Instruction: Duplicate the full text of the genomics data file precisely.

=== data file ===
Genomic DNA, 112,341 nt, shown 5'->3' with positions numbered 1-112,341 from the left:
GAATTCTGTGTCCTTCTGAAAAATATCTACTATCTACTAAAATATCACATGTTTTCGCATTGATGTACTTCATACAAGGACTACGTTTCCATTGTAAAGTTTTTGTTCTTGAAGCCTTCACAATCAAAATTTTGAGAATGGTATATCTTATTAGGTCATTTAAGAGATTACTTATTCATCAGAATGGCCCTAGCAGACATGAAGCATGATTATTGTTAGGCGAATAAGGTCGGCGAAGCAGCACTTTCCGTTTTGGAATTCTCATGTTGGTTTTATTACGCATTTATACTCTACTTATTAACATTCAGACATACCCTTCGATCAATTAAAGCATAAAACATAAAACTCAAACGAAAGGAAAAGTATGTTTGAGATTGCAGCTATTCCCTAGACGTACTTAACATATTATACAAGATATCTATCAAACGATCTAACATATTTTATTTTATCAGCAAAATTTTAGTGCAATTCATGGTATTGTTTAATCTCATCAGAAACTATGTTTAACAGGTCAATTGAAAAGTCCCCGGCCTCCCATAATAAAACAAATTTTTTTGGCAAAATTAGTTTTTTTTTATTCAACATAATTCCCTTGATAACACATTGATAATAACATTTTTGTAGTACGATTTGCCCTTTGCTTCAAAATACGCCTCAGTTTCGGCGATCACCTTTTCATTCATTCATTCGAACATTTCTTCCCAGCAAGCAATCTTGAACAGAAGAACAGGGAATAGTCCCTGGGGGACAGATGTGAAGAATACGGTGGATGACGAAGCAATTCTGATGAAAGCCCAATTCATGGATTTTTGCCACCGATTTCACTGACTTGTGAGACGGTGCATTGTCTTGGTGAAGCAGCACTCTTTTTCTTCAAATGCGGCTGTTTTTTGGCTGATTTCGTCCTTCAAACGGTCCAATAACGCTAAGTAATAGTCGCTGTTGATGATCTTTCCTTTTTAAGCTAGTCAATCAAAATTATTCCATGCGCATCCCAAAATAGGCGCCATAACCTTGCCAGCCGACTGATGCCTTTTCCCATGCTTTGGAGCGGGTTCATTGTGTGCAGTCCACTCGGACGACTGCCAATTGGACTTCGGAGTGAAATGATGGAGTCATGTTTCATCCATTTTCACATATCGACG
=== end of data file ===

Genomic DNA, 112,341 nt, shown 5'->3' with positions numbered 1-112,341 from the left:
GAATTCTGTGTCCTTCTGAAAAATATCTACTATCTACTAAAATATCACATGTTTTCGCATTGATGTACTTCATACAAGGACTACGTTTCCATTGTAAAGTTTTTGTTCTTGAAGCCTTCACAATCAAAATTTTGAGAATGGTATATCTTATTAGGTCATTTAAGAGATTACTTATTCATCAGAATGGCCCTAGCAGACATGAAGCATGATTATTGTTAGGCGAATAAGGTCGGCGAAGCAGCACTTTCCGTTTTGGAATTCTCATGTTGGTTTTATTACGCATTTATACTCTACTTATTAACATTCAGACATACCCTTCGATCAATTAAAGCATAAAACATAAAACTCAAACGAAAGGAAAAGTATGTTTGAGATTGCAGCTATTCCCTAGACGTACTTAACATATTATACAAGATATCTATCAAACGATCTAACATATTTTATTTTATCAGCAAAATTTTAGTGCAATTCATGGTATTGTTTAATCTCATCAGAAACTATGTTTAACAGGTCAATTGAAAAGTCCCCGGCCTCCCATAATAAAACAAATTTTTTTGGCAAAATTAGTTTTTTTTTATTCAACATAATTCCCTTGATAACACATTGATAATAACATTTTTGTAGTACGATTTGCCCTTTGCTTCAAAATACGCCTCAGTTTCGGCGATCACCTTTTCATTCATTCATTCGAACATTTCTTCCCAGCAAGCAATCTTGAACAGAAGAACAGGGAATAGTCCCTGGGGGACAGATGTGAAGAATACGGTGGATGACGAAGCAATTCTGATGAAAGCCCAATTCATGGATTTTTGCCACCGATTTCACTGACTTGTGAGACGGTGCATTGTCTTGGTGAAGCAGCACTCTTTTTCTTCAAATGCGGCTGTTTTTTGGCTGATTTCGTCCTTCAAACGGTCCAATAACGCTAAGTAATAGTCGCTGTTGATGATCTTTCCTTTTTAAGCTAGTCAATCAAAATTATTCCATGCGCATCCCAAAATAGGCGCCATAACCTTGCCAGCCGACTGATGCCTTTTCCCATGCTTTGGAGCGGGTTCATTGTGTGCAGTCCACTCGGACGACTGCCAATTGGACTTCGGAGTGAAATGATGGAGTCATGTTTCATCCATTTTCACATATCGACG